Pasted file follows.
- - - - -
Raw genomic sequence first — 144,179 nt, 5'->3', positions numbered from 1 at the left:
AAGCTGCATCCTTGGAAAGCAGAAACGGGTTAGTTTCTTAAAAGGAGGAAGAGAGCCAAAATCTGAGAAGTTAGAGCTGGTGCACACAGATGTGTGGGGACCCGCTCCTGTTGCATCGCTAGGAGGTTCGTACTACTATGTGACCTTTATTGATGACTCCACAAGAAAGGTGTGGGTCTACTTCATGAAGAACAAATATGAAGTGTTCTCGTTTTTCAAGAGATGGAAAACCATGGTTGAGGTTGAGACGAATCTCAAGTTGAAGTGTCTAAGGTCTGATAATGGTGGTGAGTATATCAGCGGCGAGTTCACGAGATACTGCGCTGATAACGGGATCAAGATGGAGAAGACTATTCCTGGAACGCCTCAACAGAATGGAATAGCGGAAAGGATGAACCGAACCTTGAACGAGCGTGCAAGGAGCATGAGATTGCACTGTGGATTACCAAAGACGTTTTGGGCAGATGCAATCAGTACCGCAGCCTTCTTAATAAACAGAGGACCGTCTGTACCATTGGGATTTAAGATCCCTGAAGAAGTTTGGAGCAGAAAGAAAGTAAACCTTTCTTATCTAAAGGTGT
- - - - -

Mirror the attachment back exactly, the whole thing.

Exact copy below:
Raw genomic sequence first — 144,179 nt, 5'->3', positions numbered from 1 at the left:
AAGCTGCATCCTTGGAAAGCAGAAACGGGTTAGTTTCTTAAAAGGAGGAAGAGAGCCAAAATCTGAGAAGTTAGAGCTGGTGCACACAGATGTGTGGGGACCCGCTCCTGTTGCATCGCTAGGAGGTTCGTACTACTATGTGACCTTTATTGATGACTCCACAAGAAAGGTGTGGGTCTACTTCATGAAGAACAAATATGAAGTGTTCTCGTTTTTCAAGAGATGGAAAACCATGGTTGAGGTTGAGACGAATCTCAAGTTGAAGTGTCTAAGGTCTGATAATGGTGGTGAGTATATCAGCGGCGAGTTCACGAGATACTGCGCTGATAACGGGATCAAGATGGAGAAGACTATTCCTGGAACGCCTCAACAGAATGGAATAGCGGAAAGGATGAACCGAACCTTGAACGAGCGTGCAAGGAGCATGAGATTGCACTGTGGATTACCAAAGACGTTTTGGGCAGATGCAATCAGTACCGCAGCCTTCTTAATAAACAGAGGACCGTCTGTACCATTGGGATTTAAGATCCCTGAAGAAGTTTGGAGCAGAAAGAAAGTAAACCTTTCTTATCTAAAGGTGT